marklar PRO said 12 months ago:

FYI, here's a blog post you may have seen where the author had great difficulties using webpacker: https://www.codementor.io/help/rails-with-webpack-not-for-everyone-feucqq83z

kobaltz PRO said 12 months ago:

I've been hearing about it going both ways right now. Some really love the addition of WebPack while others dislike it. From that article, I don't think the Ember quote really applies to the way WebPacker is handling the entry points, but could be a problem that they experience. I think that WebPack will be the way to go in the near future so it is worth the effort to become familiar with. I think the migration of an existing application from the asset pipeline to WebPack will likely be painful for many. Since I do not have the frustrations the author of the blog post has with even some larger applications that I support, I do not see myself adding WebPack into those environments. For newer applications and ones that would benefit from having the managed javascript, I would likely lean towards WebPack.

marklar PRO said 12 months ago:

FYI, here's a blog post you may have seen where the author had great difficulties using webpacker: https://www.codementor.io/help/rails-with-webpack-not-for-everyone-feucqq83z

kobaltz PRO said 12 months ago:

I've been hearing about it going both ways right now. Some really love the addition of WebPack while others dislike it. From that article, I don't think the Ember quote really applies to the way WebPacker is handling the entry points, but could be a problem that they experience. I think that WebPack will be the way to go in the near future so it is worth the effort to become familiar with. I think the migration of an existing application from the asset pipeline to WebPack will likely be painful for many. Since I do not have the frustrations the author of the blog post has with even some larger applications that I support, I do not see myself adding WebPack into those environments. For newer applications and ones that would benefit from having the managed javascript, I would likely lean towards WebPack.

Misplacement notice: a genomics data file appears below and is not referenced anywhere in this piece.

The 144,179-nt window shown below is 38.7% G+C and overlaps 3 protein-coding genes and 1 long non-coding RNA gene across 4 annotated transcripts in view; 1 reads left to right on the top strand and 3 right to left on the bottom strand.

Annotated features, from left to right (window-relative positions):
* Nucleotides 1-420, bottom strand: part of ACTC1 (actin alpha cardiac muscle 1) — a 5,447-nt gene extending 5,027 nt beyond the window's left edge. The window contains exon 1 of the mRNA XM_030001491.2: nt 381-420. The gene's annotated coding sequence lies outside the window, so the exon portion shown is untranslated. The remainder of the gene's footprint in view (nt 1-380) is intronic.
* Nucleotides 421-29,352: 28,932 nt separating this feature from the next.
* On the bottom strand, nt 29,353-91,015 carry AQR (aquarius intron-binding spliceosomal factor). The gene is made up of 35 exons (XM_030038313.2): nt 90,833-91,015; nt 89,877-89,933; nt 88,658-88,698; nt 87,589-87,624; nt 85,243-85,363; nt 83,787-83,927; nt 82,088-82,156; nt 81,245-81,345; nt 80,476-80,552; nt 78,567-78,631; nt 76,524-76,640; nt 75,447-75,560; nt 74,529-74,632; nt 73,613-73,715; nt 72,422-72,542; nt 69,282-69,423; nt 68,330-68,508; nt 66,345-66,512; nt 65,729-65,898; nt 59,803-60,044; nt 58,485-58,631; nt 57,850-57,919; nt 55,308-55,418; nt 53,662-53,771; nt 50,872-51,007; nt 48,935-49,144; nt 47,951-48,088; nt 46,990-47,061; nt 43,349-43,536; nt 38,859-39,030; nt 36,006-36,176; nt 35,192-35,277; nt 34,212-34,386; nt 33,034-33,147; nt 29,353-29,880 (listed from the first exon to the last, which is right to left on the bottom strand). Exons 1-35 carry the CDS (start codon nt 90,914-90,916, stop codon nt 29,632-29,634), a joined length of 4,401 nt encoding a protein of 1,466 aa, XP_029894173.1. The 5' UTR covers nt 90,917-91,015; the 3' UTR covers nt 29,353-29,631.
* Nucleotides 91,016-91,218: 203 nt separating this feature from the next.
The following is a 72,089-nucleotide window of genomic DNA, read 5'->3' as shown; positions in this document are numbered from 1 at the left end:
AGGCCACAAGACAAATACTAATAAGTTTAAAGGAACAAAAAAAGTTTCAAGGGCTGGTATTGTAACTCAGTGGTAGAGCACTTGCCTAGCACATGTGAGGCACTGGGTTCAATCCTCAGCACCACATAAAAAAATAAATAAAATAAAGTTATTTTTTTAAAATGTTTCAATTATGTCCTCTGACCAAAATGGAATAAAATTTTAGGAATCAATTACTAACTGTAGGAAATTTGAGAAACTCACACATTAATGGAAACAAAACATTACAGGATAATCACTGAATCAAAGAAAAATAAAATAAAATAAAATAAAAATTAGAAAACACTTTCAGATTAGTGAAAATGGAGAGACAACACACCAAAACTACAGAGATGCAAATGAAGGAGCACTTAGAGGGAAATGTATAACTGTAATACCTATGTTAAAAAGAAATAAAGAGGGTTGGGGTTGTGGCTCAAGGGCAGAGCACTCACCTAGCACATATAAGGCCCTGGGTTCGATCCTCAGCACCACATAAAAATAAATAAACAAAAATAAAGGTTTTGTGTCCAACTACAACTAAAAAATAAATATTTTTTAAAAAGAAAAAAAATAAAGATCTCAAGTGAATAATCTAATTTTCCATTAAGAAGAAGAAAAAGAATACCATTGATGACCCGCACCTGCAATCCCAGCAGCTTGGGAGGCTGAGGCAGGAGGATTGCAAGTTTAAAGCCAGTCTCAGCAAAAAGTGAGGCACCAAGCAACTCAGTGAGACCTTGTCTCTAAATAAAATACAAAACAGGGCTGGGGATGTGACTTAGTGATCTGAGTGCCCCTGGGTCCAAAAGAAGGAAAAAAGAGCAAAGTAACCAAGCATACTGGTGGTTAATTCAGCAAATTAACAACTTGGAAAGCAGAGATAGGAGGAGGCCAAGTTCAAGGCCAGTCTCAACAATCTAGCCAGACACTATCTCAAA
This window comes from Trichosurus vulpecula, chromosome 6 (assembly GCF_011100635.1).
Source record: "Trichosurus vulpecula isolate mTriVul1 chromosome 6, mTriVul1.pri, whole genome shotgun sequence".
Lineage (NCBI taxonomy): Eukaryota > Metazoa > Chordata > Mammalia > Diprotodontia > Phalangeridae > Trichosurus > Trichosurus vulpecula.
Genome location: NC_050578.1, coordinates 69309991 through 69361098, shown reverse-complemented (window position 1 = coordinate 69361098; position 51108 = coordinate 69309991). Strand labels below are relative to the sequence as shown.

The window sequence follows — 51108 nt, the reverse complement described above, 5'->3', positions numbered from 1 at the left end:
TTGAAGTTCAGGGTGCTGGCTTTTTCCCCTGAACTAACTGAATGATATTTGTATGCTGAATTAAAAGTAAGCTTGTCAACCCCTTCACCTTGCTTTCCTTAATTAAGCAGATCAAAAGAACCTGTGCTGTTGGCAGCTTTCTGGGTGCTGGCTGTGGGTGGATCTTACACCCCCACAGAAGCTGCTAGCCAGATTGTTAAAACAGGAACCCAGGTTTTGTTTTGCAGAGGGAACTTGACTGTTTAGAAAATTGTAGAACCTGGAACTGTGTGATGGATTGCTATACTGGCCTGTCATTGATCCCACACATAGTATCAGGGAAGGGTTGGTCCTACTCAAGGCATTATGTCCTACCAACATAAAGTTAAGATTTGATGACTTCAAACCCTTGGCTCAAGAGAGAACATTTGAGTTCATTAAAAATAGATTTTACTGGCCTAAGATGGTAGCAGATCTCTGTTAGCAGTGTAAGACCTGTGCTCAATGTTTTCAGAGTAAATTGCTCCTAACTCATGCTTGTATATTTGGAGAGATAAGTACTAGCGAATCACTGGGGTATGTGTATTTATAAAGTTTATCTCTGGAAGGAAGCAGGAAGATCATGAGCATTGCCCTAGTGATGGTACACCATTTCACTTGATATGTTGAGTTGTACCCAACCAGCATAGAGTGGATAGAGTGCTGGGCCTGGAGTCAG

marklar PRO said 11 months ago:

Thanks for the great episode. I know you mentioned that once you've got it all set up it is quite similar to doing system tests (as system tests use Capybara) but are there any plans for an episode on getting set up with system tests, differences between what was implemented in this video (feature tests), and best practices?

marklar PRO said 11 months ago:

I just realised that episode 100 covers the difference between feature tests and system tests.

marklar PRO said 11 months ago:

I just realised that episode 100 covers the difference between feature tests and system tests.

marklar PRO said 10 months ago:

Would you be able to share some sample code for your solution to this?

marklar PRO said 9 months ago:

Do you know if it's possible (or advisable) to use ActiveStorage with Rails 5.1.6? In the Rails guides it states:

After upgrading your application to Rails 5.2

http://guides.rubyonrails.org/active_storage_overview.html#setup

So I wonder whether it would be ill advised to add ActiveStorage as a gem to 5.1.6.

kobaltz PRO said 9 months ago:

I haven't tried adding it to an "older" version of rails. It does seem to be fairly decoupled from Rails as its own gem.
Though, one weird thing that they do which is a little strange that could prevent this from easily working is in the ActiveStorage gemspec.

  s.add_dependency "actionpack", version
  s.add_dependency "activerecord", version

It has this reference to version which is in the main branch's RAILS_VERSION file. If you reference a 5.1.6 tag, the ActiveStorage gem wouldn't exist. You may need to clone the repo and manually adjust it. This would inherently add a level of technical debt as you would have to migrate any bugfixes/security patches/enhancements to your branch.

marklar PRO said 9 months ago:

Yikes, it sounds like it's not the best idea for a simple plug and play solution with 5.1.6 then.

Thanks for taking the time to reply and thanks for the great video.

marklar PRO said 9 months ago:

Yikes, it sounds like it's not the best idea for a simple plug and play solution with 5.1.6 then.

Thanks for taking the time to reply and thanks for the great video.